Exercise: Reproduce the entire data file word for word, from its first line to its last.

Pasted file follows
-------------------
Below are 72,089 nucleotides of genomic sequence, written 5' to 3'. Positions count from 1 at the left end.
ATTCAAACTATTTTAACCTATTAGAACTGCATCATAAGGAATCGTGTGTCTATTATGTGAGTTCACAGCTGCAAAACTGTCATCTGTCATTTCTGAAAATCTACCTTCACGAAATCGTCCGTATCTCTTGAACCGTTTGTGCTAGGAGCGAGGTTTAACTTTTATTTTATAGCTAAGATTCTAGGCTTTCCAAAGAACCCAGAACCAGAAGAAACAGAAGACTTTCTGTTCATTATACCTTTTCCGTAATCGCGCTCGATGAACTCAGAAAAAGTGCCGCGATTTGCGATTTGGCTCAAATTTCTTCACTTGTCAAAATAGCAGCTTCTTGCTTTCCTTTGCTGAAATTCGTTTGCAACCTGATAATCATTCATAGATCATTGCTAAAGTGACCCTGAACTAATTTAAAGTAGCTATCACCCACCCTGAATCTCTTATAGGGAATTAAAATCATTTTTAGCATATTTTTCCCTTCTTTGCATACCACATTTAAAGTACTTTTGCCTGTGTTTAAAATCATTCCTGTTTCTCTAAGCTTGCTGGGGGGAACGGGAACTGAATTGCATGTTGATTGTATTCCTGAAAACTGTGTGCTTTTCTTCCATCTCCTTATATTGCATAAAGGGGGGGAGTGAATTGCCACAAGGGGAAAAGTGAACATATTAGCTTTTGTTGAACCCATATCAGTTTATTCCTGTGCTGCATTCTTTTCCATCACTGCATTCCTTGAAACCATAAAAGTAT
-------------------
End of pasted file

Below are 72,089 nucleotides of genomic sequence, written 5' to 3'. Positions count from 1 at the left end.
ATTCAAACTATTTTAACCTATTAGAACTGCATCATAAGGAATCGTGTGTCTATTATGTGAGTTCACAGCTGCAAAACTGTCATCTGTCATTTCTGAAAATCTACCTTCACGAAATCGTCCGTATCTCTTGAACCGTTTGTGCTAGGAGCGAGGTTTAACTTTTATTTTATAGCTAAGATTCTAGGCTTTCCAAAGAACCCAGAACCAGAAGAAACAGAAGACTTTCTGTTCATTATACCTTTTCCGTAATCGCGCTCGATGAACTCAGAAAAAGTGCCGCGATTTGCGATTTGGCTCAAATTTCTTCACTTGTCAAAATAGCAGCTTCTTGCTTTCCTTTGCTGAAATTCGTTTGCAACCTGATAATCATTCATAGATCATTGCTAAAGTGACCCTGAACTAATTTAAAGTAGCTATCACCCACCCTGAATCTCTTATAGGGAATTAAAATCATTTTTAGCATATTTTTCCCTTCTTTGCATACCACATTTAAAGTACTTTTGCCTGTGTTTAAAATCATTCCTGTTTCTCTAAGCTTGCTGGGGGGAACGGGAACTGAATTGCATGTTGATTGTATTCCTGAAAACTGTGTGCTTTTCTTCCATCTCCTTATATTGCATAAAGGGGGGGAGTGAATTGCCACAAGGGGAAAAGTGAACATATTAGCTTTTGTTGAACCCATATCAGTTTATTCCTGTGCTGCATTCTTTTCCATCACTGCATTCCTTGAAACCATAAAAGTAT